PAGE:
US uses armed drones against ISIL in Syria

US uses armed drones against ISIL in Syria

WASHINGTON - The Associated Press
US uses armed drones against ISIL in Syria

A masked man stands next to an excavator as it digs trenches in the Islamic State-held Syrian town of Jarablus as seen from the Turkish border town of Karkamış. Reuters Photo

The U.S. military is expanding its combat role in Syria in defense of coalition-backed rebels, conducting armed drone missions into Syria from the İncirlik air base in Turkey. 

The first armed drone missions out of Turkey began last weekend, and the military is planning to add manned aircraft flights from there, U.S. officials have said.

As of Aug. 3, none of the drones had launched airstrikes, but Navy Capt. Jeff Davis, a Pentagon spokesman, said they may begin conducting strikes soon. He said the U.S. will also likely fly search and rescue missions from the base in Turkey.

The use of the İncirlik base comes as the U.S. began launching airstrikes to defend U.S.-backed Syrian rebels when they come under fire from forces other than Islamic State of Iraq and the Levant (ISIL) militants. 

Davis said the U.S. used strikes to defend rebels that were coming under attack by the al-Qaeda-affiliated al-Nusra Front for the first time on July 31.

Under current guidelines, U.S. forces can only conduct offensive missions against ISIL, and cannot go after other groups such as President Bashar al-Assad’s forces, largely due to worries it would set off war with Syria.

However, U.S. officials in recent weeks have walked a careful line, arguing that they have an obligation to defend the Syrian rebels that have been trained by the U.S. to help battle ISIL. Under new rules, the U.S. can defend the rebels if they come under fire from government forces or any other group, such as the al-Nusra Front. American forces still can’t launch offensive missions against those other groups.

“I am pleased that the administration has finally decided to provide additional military support to the Syrian forces the Department of Defense is training and equipping to counter ISIL in northern Syria,” said Sen. John McCain. But the Arizona Republican expressed concern about “a policy of gradual escalation that has plagued U.S. efforts since the start of the conflict in Syria.”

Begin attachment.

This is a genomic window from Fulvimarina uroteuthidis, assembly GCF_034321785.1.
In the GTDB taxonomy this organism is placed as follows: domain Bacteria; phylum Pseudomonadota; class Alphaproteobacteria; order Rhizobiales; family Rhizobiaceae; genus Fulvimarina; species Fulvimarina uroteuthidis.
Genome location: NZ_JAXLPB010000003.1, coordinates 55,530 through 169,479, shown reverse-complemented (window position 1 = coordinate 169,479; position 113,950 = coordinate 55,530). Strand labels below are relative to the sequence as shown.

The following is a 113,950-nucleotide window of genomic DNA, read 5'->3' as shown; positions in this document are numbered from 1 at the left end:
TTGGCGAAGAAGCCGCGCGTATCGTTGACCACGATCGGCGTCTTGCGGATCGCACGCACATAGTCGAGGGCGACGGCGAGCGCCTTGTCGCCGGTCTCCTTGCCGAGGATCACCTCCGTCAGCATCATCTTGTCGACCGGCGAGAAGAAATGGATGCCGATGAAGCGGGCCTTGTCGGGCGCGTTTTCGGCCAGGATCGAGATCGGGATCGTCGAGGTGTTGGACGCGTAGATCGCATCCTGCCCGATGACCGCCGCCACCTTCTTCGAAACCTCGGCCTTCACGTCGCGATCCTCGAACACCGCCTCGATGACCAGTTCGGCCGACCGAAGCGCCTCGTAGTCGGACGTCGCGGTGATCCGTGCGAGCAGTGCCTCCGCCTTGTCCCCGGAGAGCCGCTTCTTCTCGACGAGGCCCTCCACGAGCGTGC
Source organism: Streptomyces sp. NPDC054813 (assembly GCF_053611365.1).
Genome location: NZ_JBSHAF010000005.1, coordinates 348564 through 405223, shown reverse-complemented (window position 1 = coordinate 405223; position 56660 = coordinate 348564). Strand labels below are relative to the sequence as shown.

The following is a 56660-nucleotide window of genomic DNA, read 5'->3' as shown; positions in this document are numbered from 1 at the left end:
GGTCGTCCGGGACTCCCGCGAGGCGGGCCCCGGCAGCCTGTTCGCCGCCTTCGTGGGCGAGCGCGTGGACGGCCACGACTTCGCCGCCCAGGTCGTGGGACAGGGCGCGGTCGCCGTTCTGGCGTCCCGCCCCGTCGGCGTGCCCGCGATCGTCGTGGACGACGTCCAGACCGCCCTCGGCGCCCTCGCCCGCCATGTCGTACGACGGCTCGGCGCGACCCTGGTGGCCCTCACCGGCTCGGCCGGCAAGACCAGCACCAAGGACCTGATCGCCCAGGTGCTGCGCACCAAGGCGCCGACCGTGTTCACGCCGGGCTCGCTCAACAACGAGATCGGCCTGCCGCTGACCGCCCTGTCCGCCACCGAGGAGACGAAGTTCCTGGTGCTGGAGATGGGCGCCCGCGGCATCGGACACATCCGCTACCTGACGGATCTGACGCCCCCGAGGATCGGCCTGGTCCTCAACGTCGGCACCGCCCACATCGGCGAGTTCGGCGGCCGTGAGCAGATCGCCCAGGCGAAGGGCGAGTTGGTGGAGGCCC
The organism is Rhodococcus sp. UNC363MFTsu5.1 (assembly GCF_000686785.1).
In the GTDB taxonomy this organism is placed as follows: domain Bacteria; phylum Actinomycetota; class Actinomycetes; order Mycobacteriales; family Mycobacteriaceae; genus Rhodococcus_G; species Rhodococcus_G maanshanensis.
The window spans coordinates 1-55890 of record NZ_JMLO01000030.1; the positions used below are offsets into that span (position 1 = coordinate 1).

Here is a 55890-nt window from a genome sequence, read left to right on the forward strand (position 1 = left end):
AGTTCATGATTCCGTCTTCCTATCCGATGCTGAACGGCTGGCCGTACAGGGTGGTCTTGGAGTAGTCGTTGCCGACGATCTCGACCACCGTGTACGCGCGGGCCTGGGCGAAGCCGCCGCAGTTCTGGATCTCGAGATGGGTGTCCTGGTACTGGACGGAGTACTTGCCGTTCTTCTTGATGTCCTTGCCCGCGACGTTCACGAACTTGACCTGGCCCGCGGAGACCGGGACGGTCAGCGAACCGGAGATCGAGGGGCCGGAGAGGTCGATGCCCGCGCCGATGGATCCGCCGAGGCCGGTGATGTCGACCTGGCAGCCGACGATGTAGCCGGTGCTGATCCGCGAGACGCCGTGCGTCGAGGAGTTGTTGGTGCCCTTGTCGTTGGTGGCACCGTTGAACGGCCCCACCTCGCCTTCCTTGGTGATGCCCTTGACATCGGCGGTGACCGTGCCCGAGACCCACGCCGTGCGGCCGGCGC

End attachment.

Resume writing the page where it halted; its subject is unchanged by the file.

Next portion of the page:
Davis declined to provide details on the new rules of engagement for the military, including what conditions have to exist before the U.S. can defend the Syrian rebels, and whether strikes would be limited to instances when only U.S.-trained rebels are at risk, or if other rebels who have not yet been trained can also be defended.

The shift in military strategy had been pushed by members of Congress who argued that the U.S. could not train the rebels and then send them into battle against ISIL with no back-up. Others, however, warned that many of the rebel groups are primarily focused on overturning the Syrian government, and that supporting them would put the U.S. into a messy war with a sovereign nation that has sophisticated air defenses.

Al-Assad last month acknowledged that his troops have lost territory to rebel forces and were running short on manpower, but he vowed that he would win the long-running civil war.

Until now, the U.S.-backed campaign against ISIL has aligned with al-Assad’s interests, because he also wants to defeat the insurgents. As such, his government forces have not interfered with any of the coalition aircraft launching strikes against ISIL. But the plan to now back the moderate rebels if they come under fire by regime forces could increase that risk and fuel opposition from other countries.

Russian Foreign Minister Sergei Lavrov, speaking to reporters after a meeting with Secretary of State John Kerry and Saudi Foreign Minister Adel al-Jubeir, criticized U.S.-led efforts to train members of the Syrian opposition to fight inside the country, and called for an end to “foreign intervention” in the Syria crisis.